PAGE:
Strength training for runners…..what's the evidence?? It would seem logical to me as a runner, and as a chartered Physiotherapist, that strength training would minimise injury and enhance performance, however the science is lacking. And these days it's all about the science! The following two papers lend support to the role to strengthening in terms of injury prevention and performance enhancement.
In 2013 Lauersen et al carried out a meta analysis, entitled “The effectiveness of exercise interventions to prevent sports injuries”. Meta analyses are considered a bench mark of evidence based practice, as they compare and contrast existing research in the area and offer an up to date consensus. Here, the authors reviewed 25 studies in total, and concluded that “strength training decreased sports injuries to less than 1/3 and overuse injuries could be almost halved”. These are astonishing results. If there were pills out there that boasted such benefits we’d all be popping them, so.. why are we ignoring strength training. I do acknowledge that the study was not specifically about running and the exercises were varied, however it cannot be dismissed.
Recent support for performance gains, was provided in this 2014 study, which looked at “The Effect of Strength Training on Performance in Endurance Athletes”. The authors concluded that current research supports the addition of strength training in terms of improved economy, muscle power and performance. However, the authors do suggest that methods of assessing strength as well as the appropriate selection of strength exercises, for example which exercises, the load needed etc., need to be further investigated. It's a good start though!
So it seems strengthening may have its place…but why?
There are a number of reasons strength training may be beneficial, including increased strength, tissue adaptation, coordination and increased neuromuscular efficiency. You can generally tell by looking at someone's running style whether they are new to the sport or years pounding the roads. Just like everything in life, the more we practice, the better we get, the more fluid and seamless it all appears to the outside world. The reason this happens is neuromuscular efficiency and coordination. However running alone is not going to cut the mustard! A very interesting paper was published this year showing that “leg strength declined in older adults despite habitual endurance exercise”. I'd like to point out here that the study looked at runners aged over 48. Don't be offended, 48 is still young…it did say OLDER not OLD adults!!The authors concluded that “resistance training be an integral component of a fitness program, and that running alone was not sufficient to prevent the loss in muscle strength”.
But how can you get faster and improve performance through bulking up? It is not about building bulk, it's is about creating adaptation and functional strength. Strength training should be as running specific as possible. The phases of running need to be broken down and analysed, to determine the biomechanics and muscle recruitment patterns. The goal of strength training should be to address and improve control, stabilisation, strength and proprioception. Core, leg and proprioception work are essential, as well as functional drills. Specificity is key to feeding forward into an athlete's running technique. Here is some further reading from a coaches point of view, with some excellent insight into running technique and strengthening.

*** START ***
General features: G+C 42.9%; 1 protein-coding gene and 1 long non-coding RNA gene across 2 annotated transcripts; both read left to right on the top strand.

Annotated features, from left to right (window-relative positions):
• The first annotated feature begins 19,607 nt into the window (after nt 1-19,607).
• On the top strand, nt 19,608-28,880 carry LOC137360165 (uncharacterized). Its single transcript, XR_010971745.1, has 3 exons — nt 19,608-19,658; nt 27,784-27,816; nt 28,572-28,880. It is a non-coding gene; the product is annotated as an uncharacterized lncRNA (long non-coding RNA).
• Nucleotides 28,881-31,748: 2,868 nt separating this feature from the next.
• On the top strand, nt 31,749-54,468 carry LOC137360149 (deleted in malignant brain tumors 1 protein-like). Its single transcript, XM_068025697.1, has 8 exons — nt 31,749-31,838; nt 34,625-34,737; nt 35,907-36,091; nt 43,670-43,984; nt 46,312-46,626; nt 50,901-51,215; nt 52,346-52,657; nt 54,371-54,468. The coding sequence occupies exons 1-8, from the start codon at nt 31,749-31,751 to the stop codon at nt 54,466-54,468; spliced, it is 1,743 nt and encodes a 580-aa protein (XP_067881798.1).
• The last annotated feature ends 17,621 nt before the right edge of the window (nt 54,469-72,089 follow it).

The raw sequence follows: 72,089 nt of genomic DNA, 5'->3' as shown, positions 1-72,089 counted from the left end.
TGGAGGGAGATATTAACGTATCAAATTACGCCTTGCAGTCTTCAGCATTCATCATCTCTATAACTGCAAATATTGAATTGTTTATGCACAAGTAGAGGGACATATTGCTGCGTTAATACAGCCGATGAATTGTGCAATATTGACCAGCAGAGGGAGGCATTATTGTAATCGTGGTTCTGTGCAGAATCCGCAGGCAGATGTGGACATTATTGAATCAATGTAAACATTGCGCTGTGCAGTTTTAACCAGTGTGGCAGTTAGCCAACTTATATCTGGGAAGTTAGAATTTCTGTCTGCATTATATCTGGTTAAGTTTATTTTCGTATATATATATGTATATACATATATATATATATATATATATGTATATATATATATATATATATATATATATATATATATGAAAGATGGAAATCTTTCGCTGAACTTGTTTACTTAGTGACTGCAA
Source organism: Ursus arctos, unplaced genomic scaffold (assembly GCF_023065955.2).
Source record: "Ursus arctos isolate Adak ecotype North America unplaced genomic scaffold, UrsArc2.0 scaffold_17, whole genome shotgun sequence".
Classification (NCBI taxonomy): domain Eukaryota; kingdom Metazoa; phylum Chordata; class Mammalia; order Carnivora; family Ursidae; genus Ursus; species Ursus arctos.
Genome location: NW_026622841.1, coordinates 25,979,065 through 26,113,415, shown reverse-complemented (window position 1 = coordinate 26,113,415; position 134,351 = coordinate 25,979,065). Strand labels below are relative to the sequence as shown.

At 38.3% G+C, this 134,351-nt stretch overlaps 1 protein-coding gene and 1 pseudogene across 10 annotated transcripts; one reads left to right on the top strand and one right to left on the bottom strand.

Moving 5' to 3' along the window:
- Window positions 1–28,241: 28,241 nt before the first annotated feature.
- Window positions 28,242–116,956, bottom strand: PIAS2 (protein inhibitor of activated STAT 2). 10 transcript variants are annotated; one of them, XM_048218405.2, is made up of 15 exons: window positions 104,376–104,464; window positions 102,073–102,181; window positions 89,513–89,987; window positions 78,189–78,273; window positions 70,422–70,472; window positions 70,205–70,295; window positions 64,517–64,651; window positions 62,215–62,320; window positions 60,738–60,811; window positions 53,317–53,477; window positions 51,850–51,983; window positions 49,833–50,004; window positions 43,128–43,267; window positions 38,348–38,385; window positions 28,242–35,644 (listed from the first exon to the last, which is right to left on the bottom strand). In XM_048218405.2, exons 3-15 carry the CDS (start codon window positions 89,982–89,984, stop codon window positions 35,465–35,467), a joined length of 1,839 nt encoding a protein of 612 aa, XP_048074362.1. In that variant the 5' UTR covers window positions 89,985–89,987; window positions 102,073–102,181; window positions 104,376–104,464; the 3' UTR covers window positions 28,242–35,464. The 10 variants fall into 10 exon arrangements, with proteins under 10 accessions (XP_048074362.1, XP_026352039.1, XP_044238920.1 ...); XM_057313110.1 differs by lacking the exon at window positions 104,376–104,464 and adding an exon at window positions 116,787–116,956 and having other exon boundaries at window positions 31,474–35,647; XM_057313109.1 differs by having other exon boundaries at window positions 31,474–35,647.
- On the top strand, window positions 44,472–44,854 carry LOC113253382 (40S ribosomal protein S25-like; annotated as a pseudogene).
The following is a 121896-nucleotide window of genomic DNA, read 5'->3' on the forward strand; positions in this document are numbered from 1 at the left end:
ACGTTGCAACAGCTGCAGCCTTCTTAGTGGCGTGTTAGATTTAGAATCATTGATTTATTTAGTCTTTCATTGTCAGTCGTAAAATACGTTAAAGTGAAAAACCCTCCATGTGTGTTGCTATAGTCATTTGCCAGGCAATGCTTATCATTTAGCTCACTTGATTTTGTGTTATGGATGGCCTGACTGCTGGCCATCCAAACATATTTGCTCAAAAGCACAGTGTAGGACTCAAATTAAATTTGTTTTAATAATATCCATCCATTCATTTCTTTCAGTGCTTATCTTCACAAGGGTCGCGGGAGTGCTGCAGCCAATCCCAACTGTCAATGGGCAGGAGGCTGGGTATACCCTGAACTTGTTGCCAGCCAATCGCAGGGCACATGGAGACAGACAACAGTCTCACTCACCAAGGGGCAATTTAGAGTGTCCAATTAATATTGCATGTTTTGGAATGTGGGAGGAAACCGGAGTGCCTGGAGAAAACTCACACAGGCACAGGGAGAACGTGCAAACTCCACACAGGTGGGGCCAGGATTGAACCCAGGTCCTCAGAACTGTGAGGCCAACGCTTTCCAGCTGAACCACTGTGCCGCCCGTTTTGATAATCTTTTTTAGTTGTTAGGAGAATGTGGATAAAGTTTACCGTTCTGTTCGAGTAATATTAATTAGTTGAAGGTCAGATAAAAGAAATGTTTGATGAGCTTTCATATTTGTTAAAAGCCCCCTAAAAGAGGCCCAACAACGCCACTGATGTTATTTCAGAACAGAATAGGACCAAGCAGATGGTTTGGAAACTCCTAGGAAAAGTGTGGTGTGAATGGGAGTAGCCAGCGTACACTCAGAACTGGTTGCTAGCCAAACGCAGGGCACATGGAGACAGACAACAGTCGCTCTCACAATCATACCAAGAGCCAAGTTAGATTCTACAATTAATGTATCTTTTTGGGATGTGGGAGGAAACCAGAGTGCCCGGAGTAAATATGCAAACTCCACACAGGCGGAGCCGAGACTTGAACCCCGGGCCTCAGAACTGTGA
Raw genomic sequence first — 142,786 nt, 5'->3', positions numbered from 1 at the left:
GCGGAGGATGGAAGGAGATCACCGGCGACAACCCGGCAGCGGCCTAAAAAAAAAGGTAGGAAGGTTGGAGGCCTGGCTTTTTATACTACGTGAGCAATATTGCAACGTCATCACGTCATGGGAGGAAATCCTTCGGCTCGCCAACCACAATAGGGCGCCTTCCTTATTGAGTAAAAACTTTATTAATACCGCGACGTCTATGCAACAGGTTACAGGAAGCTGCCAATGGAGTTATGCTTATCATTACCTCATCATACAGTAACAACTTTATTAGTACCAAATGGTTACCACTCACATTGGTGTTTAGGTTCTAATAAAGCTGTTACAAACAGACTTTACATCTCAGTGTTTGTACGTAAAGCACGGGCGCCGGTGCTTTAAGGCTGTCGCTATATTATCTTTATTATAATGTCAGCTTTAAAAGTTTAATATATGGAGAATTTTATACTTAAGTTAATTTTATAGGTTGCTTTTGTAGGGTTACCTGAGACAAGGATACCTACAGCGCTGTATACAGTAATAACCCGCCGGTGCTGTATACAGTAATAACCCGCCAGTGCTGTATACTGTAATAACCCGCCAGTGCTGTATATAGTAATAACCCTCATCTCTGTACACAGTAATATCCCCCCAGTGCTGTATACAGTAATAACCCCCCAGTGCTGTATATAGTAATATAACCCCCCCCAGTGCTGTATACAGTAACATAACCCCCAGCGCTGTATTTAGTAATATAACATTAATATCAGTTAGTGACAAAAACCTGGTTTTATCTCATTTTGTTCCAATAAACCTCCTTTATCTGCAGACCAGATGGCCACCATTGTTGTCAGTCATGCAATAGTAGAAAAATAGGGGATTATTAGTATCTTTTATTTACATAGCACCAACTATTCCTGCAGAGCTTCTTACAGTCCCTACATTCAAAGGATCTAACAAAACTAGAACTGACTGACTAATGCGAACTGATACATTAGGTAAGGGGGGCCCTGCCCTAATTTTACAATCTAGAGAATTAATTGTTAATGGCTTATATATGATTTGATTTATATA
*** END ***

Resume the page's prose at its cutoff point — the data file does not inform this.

Finally just to touch upon muscle physiology. Another reason why strength training may improve your performance is its capacity to change muscle composition. A 2011 study entitled the “Effects of resistance training on endurance capacity and muscle fiber composition in young top-level cyclists”, showed that a 16 week strength and endurance programme resulted in a reduced number of type IIx fibres and a concurrent increase in type IIa fibres. Type IIa are thought to be more fatigue resistant and so would have an important effect on endurance . . . In summary; runners like to get up and go. No warm up, no stretch, no thinking..just head off and enjoy the ride. But do you want to improve your running economy, aerobic ability, coordination, overall performance and injury resilience? If the answer is yes then strengthening should now become part of your approach to running. No matter how recreational your running is, science supports strengthening. Specificity will yield greater results but generic exercise, for the major muscle groups involved in running, will not see you too far wrong.
Strength training for runners…..what’s the evidence?
16 Aug 2014
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